Dhangars rear sheep or goats. Some have taken to tending cattle or agriculture. Only a handful of them have joined the mainstream urban life. Their lifestyle is such that they keep moving from one place to another with their herds. This prevents them from obtaining education for their children. The tribe fulfills all criteria. They have their own culture like folk dances (Gaja-Nrutya) and worship different gods- Khandoba, Mayakka devi, Viroba. They generally stay on the fringes of a village. Villagers want Dhangars close by but not amidst them as the herds are smelly and can cause crop depredation. Yet, once crops are harvested, those herds are useful in providing manure to the fields.

    The irony is that the state government includes Dhangars while counting the number of tribals in the state because grants for tribal welfare from the Centre are proportional to tribal population. However, when it comes to giving facilities to them as tribals, Dhangars are excluded.

    I agree there are certain drawbacks of reservation. Only giving reservation will not solve the problem. We will have to work so that benefits reach the needy. Reservation should be time-bound. But caste-based reservations remain relevant today because unfortunately the caste system is deeply rooted in our culture. Even today the marriages are not arranged in different sub-castes of Dhangars.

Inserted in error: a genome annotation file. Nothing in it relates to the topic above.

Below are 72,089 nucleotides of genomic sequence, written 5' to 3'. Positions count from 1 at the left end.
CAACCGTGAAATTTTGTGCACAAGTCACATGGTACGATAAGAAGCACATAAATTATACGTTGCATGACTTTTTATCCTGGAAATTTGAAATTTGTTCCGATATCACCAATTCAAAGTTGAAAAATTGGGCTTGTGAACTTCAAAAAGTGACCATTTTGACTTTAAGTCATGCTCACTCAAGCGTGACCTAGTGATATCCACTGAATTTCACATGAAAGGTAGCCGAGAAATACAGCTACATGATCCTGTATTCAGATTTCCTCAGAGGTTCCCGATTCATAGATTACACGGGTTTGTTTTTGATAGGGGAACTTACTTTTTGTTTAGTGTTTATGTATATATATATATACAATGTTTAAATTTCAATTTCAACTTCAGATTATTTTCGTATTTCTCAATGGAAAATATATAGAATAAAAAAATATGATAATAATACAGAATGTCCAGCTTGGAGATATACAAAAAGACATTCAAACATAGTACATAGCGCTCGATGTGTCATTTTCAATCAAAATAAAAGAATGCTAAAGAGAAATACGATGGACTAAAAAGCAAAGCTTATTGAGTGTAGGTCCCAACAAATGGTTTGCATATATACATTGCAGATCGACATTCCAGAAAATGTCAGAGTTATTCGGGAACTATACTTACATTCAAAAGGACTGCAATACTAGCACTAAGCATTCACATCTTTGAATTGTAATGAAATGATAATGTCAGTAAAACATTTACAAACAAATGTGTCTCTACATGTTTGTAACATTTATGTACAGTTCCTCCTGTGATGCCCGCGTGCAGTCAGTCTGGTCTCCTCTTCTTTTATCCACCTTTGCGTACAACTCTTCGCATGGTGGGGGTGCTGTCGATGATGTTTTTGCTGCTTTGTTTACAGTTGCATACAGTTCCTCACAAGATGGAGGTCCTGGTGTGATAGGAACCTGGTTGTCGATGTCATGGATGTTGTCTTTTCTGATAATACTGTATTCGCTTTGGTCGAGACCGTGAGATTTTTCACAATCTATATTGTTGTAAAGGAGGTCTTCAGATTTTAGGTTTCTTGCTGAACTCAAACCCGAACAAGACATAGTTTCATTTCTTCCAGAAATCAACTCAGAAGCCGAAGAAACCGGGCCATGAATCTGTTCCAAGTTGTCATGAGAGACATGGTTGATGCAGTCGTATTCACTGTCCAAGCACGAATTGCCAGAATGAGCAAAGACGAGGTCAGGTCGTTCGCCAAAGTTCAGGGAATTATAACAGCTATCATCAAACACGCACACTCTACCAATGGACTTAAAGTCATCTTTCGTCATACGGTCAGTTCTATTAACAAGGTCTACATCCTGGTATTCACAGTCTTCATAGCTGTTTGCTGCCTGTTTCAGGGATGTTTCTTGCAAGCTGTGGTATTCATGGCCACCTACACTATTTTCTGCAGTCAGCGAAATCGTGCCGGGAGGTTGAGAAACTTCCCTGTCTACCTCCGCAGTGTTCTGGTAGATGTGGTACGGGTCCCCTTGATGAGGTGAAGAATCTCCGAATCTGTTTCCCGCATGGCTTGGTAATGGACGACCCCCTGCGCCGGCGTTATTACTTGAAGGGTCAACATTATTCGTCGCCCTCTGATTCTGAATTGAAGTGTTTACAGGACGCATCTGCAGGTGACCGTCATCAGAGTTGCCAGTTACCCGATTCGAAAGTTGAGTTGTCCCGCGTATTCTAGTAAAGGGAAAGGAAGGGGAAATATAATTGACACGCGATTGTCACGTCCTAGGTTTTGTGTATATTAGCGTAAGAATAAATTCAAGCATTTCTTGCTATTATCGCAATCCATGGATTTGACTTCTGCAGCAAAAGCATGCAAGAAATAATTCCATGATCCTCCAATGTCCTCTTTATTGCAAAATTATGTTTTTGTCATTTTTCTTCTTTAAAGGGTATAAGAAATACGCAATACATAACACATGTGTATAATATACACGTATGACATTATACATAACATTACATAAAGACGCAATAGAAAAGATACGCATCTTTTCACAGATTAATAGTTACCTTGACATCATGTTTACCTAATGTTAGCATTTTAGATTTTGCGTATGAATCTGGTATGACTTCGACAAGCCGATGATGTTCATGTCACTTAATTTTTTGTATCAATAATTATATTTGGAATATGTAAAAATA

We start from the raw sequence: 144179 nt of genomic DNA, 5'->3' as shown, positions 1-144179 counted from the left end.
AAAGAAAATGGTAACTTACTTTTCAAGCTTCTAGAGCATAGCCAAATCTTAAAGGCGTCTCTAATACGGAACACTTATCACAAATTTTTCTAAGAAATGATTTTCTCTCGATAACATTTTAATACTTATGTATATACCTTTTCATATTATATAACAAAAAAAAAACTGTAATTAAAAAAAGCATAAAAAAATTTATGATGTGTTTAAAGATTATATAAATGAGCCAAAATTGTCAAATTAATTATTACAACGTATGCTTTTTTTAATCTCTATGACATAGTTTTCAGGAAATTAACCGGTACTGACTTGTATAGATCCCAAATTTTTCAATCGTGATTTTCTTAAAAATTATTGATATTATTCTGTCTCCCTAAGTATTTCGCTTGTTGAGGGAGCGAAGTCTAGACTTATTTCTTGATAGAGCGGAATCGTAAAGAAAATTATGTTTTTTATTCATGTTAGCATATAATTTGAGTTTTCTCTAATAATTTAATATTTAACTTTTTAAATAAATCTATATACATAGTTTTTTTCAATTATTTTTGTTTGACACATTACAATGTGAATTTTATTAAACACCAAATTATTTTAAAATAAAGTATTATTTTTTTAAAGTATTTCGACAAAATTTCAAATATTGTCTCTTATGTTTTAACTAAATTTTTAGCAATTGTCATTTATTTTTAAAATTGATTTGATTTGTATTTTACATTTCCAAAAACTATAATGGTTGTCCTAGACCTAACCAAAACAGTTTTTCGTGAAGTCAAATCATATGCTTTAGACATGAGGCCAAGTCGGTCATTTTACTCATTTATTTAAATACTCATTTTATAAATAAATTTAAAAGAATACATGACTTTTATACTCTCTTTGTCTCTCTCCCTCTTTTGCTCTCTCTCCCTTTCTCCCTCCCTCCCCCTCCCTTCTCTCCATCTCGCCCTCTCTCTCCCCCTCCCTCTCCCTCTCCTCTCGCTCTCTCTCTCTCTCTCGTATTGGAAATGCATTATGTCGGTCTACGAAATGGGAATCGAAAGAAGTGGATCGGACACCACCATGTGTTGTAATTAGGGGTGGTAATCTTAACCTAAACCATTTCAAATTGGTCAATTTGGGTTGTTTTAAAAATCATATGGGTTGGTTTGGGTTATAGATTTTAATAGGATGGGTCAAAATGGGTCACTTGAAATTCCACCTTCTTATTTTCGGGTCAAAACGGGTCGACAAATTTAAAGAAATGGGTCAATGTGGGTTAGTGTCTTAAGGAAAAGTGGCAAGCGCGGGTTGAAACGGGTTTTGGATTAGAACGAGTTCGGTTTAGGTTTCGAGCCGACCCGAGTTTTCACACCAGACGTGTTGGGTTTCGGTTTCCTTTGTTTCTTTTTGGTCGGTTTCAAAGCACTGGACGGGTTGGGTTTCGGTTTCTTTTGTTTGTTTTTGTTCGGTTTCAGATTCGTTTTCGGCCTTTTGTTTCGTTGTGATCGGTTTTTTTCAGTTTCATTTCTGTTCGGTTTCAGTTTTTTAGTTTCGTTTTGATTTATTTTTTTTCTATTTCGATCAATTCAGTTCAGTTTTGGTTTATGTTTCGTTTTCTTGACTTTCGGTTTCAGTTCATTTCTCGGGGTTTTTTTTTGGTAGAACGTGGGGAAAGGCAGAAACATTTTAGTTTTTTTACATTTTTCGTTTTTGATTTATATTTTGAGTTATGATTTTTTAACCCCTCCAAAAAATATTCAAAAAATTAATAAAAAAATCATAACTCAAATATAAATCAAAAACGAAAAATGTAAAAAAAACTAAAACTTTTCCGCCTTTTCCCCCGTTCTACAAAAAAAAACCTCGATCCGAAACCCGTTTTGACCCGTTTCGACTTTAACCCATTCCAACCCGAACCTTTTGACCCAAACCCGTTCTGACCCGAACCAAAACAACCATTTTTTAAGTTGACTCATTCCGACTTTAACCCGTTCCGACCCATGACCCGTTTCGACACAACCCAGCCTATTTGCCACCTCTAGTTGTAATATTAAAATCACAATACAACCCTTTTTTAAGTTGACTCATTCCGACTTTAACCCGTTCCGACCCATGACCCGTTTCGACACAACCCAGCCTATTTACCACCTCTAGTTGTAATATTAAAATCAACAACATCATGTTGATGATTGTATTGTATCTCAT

It is easy to say we should not have reservations but don’t we accept reservations for the rich in private medical colleges where capitation fees are paid for ‘Management Quota’ seats? If we accept reservation for the undeserving rich, why should we grudge opportunities for a deserving backward tribal like Dhangar specially since it their right given by the Constitution?

    (The author, a Padma Shri awardee and well-known eye surgeon, is president of the Dhangar Samaj Sangharsh Samiti, Maharashtra. He can be contacted at vm@mahatmehospital.com)

    Source: The Times of India